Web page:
Our advanced communications, which have allowed globalism, are also bringing about tribalism. Rather than uniting everyone, they are dividing.
John Ritenbaugh, suggesting that we have an ambivalent attitude to change, resisting it when it upsets our equilibrium or desiring it when we are in dire straits, proclaims that God deliberately places change in our lives to bring about spiritual growth to. . .
Globalism has an equal and opposite counterpart: tribalism. Charles Whitaker explains what tribalism is and how it affects the world and the church.
Though the nations of this world are pushing for global economics and government, God's Word shows that mankind will not succeed. Charles Whitaker makes the case that only Jesus Christ will be able to make world government work.
Even though the march of globalism seems irresistible, tribalism is rearing its head in many parts of the globe. Charles Whitaker also shows that tribalism played a major rolei n Israel's history of rebellion.
Biblical prophecy shows God scattering His people as a punishment for their sins against Him. During the end time, it appears He will scatter them into small fragments, perhaps even down to individuals alone. Charles Whitaker studies the primarily Hebrew w. . .
Globalism is not just an economic phenomenon, but it is also a strong political and military movement—and America's military gives it its teeth! Charles Whitaker provides historical background the America's warrior culture and how it is used today.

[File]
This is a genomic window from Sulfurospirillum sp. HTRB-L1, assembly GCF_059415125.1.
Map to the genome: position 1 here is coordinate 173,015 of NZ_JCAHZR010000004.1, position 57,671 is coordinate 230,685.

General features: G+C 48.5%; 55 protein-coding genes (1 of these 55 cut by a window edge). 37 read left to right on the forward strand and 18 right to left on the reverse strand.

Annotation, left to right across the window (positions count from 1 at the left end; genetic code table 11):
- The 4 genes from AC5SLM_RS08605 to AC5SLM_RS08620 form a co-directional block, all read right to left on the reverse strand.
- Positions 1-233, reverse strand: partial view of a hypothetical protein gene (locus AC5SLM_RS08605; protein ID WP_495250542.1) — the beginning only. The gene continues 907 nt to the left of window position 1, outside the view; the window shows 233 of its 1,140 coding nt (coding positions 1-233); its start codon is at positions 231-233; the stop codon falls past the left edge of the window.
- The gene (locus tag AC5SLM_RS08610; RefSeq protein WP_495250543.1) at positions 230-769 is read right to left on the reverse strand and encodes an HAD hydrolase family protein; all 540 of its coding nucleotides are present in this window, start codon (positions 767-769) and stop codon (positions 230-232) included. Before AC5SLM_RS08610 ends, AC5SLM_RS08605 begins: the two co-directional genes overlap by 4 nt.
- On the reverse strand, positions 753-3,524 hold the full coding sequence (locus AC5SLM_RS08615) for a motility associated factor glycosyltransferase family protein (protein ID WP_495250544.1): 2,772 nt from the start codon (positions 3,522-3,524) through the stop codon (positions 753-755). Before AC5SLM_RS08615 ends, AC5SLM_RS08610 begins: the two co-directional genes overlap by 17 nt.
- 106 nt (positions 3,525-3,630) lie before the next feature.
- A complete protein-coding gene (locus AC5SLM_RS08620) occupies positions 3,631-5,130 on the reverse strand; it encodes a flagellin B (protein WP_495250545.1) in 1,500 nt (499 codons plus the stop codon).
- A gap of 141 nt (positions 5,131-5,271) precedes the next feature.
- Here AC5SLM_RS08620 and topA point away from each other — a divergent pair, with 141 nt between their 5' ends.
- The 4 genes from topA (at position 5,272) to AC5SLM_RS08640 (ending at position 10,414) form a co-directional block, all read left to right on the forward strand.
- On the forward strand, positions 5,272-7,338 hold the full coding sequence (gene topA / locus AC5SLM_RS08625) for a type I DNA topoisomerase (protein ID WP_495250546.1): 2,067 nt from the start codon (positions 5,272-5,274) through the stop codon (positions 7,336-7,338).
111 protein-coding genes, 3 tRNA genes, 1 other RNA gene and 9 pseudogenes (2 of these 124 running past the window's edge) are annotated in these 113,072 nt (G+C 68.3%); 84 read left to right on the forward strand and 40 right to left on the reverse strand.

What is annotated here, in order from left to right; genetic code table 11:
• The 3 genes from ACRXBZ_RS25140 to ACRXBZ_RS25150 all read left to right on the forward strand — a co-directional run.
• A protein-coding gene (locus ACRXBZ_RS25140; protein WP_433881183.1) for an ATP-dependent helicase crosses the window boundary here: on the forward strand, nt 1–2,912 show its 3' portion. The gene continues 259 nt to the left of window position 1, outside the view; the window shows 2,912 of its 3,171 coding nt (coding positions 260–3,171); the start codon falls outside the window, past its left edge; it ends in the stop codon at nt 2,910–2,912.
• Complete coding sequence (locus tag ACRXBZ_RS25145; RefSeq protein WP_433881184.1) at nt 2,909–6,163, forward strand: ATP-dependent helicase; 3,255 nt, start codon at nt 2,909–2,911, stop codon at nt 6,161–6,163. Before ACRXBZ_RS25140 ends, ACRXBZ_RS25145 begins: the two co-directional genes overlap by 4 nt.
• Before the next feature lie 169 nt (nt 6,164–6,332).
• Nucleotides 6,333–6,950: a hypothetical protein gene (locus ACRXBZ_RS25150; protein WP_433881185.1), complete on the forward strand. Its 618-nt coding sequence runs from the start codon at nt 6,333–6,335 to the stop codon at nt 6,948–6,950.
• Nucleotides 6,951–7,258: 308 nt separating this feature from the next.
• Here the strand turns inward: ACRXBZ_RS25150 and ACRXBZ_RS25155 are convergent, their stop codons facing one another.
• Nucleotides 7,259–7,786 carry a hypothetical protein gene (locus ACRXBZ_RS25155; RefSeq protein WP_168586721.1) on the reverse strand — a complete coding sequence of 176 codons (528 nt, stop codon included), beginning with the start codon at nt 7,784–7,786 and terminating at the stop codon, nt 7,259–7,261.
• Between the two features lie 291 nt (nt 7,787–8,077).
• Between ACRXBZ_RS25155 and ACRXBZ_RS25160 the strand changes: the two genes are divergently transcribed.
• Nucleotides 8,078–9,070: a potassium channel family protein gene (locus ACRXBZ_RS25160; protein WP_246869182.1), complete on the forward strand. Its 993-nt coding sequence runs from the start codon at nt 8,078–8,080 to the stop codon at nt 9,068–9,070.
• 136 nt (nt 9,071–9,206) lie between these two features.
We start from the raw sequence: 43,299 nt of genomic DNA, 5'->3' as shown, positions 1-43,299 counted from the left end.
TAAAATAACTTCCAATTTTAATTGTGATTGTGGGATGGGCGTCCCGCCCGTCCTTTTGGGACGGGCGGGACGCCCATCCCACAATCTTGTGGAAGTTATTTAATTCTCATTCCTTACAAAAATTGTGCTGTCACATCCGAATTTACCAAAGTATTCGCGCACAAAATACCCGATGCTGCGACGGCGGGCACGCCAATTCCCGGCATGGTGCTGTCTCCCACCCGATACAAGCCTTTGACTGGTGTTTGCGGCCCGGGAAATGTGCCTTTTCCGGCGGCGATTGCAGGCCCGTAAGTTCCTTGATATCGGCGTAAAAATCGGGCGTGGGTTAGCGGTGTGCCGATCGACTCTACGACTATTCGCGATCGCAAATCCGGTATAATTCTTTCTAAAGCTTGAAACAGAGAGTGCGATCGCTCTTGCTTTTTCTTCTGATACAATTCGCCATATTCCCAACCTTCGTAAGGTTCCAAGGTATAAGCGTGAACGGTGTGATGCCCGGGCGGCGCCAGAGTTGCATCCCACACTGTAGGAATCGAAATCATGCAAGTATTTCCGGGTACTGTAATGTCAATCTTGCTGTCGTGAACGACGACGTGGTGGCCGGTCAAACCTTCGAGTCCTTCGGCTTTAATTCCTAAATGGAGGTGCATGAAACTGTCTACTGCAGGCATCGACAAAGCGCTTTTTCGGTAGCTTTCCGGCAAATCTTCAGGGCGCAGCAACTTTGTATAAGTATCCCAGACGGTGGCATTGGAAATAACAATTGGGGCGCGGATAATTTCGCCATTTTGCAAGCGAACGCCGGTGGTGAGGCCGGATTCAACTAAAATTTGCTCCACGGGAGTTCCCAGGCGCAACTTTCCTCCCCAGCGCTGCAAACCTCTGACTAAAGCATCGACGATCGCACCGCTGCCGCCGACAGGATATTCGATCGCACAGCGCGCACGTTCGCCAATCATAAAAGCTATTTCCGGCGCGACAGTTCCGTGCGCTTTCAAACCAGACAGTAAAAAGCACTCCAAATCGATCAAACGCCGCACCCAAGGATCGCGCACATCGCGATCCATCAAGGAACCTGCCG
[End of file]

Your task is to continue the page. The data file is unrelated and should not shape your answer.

Most people think globalism is the same everywhere, but Charles Whitaker says, "Not so!" The European form is quite different from its American cousin. The difference lies in the roots of traditional European religion and government. Also contains the inse. . .
Globalism, as it comes in contact with tribalism, often causes conflict because the two systems are incompatable. Charles Whitaker also explains how globalism, China and prophecy collide in the last days.
George Santayana's famous quotation—"Those who do not remember the past are condemned to repeat it"—applies equally well to the church of God. Richard Ritenbaugh compares the history of the early church with the events and trends being exhibite. . .
The book of Hebrews resonates for the church of God at this time due to the strong parallels between our circumstances and those of the first century church.
David Grabbe, cuing in on Ecclesiastes 3:1-3, reminds us that God has designed sequential seasons in which various events occur as a part of a long-term plan. God plans the season; we only get to choose whether and how to respond. There is a time to gather. . .
What will the first decade of the new millennium bring? The outlook for 2000 and beyond hinges on how America handles its role as sole superpower.
It is almost tangible—the feeling that a hammer-blow is about to fall. It is reinforced constantly—by news reports, images from the media, and direct personal experience—that the nation is coming apart at the seams and lurching wildly out. . .
Richard Ritenbaugh, reflecting on the disastrous Tiananmen Square massacre of 1989, focuses on the one brave unarmed man who resisted the tanks of the Chinese Red Army. Would we have the same courage to stand spiritually as this man was able to stand again. . .
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